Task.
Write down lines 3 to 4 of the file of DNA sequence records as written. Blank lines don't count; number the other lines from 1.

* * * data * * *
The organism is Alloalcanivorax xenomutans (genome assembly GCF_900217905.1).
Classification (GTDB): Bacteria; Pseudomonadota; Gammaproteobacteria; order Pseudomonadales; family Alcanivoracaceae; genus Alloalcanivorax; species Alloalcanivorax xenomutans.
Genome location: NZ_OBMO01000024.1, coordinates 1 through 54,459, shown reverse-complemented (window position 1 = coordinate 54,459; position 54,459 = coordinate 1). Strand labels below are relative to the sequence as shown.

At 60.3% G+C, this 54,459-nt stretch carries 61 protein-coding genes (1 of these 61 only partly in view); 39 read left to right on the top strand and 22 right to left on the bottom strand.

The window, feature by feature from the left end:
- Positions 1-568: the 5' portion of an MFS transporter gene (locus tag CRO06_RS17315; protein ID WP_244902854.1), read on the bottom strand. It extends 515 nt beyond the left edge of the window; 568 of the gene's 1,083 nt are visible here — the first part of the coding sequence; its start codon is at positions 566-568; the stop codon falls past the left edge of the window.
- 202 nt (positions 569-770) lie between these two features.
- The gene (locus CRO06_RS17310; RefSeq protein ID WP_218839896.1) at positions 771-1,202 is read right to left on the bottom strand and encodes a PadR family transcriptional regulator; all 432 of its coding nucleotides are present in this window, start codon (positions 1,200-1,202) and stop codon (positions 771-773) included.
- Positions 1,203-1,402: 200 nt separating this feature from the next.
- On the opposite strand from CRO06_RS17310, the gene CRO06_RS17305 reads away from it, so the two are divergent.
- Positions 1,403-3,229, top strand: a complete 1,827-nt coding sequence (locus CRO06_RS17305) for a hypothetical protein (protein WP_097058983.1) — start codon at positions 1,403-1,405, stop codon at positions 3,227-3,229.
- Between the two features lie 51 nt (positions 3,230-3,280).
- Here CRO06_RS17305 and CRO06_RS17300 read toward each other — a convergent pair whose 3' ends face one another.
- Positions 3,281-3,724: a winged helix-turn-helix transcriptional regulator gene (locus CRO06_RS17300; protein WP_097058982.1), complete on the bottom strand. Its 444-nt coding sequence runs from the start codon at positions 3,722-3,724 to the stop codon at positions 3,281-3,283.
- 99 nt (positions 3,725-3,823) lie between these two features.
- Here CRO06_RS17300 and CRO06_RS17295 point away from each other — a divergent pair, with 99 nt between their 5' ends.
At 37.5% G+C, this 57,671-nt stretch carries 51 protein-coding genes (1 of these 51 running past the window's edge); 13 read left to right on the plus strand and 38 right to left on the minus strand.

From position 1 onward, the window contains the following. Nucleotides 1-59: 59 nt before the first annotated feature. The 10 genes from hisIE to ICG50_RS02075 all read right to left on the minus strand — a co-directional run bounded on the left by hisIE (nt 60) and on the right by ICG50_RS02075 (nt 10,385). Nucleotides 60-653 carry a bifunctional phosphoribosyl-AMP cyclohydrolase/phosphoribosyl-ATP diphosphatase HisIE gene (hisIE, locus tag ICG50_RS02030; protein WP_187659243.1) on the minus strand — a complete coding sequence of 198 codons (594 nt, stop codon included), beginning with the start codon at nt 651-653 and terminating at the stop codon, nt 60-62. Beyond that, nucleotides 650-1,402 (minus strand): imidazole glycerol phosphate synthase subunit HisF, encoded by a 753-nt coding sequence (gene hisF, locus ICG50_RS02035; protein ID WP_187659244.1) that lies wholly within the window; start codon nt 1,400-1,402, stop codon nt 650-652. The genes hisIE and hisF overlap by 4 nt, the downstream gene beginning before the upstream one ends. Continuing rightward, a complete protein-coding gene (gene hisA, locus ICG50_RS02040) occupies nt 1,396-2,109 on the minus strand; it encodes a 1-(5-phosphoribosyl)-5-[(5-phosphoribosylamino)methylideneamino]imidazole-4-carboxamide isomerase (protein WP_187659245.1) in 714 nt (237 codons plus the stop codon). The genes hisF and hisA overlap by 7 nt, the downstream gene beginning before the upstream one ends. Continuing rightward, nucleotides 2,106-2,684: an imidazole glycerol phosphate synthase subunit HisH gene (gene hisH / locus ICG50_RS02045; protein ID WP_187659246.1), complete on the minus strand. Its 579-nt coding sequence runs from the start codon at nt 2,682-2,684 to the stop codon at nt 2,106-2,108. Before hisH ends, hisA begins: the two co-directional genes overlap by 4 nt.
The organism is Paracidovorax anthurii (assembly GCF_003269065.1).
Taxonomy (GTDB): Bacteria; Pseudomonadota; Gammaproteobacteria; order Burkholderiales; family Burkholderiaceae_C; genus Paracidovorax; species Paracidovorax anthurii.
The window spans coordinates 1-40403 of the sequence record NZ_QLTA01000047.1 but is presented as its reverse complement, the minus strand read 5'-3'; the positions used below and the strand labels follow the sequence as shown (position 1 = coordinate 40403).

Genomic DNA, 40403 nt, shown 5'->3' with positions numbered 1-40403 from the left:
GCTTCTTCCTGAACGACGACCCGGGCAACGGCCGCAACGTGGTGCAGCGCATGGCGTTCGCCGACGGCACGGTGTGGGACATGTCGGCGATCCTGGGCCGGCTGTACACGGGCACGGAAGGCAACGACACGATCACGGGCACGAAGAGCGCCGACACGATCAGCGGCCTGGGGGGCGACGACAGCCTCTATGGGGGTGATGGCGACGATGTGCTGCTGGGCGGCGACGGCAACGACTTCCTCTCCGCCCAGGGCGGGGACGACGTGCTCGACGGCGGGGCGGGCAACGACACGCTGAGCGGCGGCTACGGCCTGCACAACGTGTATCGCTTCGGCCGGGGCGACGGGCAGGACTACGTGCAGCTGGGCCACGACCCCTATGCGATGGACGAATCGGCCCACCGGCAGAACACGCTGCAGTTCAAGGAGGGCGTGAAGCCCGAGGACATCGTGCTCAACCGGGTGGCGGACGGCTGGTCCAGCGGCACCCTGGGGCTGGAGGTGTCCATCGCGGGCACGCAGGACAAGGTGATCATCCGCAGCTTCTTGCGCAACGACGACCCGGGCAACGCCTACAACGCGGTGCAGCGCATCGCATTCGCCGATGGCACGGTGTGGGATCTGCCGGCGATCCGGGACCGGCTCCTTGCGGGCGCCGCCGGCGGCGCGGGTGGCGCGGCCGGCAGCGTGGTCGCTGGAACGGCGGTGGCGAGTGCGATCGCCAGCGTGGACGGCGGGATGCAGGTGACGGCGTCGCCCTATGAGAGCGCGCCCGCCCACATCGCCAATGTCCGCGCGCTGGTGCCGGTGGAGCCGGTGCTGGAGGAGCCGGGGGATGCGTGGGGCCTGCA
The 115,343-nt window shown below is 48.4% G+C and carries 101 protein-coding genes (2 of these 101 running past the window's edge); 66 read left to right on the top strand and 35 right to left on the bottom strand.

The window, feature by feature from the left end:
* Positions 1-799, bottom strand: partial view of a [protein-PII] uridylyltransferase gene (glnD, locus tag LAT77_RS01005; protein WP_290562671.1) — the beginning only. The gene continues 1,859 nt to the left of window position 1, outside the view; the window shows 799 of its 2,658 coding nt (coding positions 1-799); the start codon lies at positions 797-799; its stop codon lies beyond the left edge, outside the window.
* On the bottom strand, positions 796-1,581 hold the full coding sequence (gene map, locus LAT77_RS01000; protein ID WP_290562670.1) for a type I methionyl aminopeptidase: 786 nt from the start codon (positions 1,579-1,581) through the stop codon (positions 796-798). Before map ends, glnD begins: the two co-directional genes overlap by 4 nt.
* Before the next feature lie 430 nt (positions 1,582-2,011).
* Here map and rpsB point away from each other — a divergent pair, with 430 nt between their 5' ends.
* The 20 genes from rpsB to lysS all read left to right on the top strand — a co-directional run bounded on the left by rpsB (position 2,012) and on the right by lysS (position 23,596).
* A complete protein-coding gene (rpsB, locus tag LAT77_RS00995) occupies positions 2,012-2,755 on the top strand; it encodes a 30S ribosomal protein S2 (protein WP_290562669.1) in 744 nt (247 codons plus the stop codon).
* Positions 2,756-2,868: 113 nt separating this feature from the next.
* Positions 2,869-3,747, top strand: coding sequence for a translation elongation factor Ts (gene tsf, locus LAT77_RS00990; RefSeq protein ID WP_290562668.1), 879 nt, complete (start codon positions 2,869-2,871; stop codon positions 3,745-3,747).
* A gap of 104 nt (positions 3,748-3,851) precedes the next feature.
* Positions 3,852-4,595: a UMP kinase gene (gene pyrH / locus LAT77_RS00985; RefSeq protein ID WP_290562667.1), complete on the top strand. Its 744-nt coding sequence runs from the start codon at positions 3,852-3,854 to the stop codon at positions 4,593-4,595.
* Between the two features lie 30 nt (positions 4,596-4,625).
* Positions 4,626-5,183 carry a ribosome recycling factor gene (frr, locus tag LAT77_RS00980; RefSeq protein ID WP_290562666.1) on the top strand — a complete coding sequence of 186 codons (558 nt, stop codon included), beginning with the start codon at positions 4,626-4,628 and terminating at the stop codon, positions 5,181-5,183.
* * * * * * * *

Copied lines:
Genome location: NZ_OBMO01000024.1, coordinates 1 through 54,459, shown reverse-complemented (window position 1 = coordinate 54,459; position 54,459 = coordinate 1). Strand labels below are relative to the sequence as shown.

At 60.3% G+C, this 54,459-nt stretch carries 61 protein-coding genes (1 of these 61 only partly in view); 39 read left to right on the top strand and 22 right to left on the bottom strand.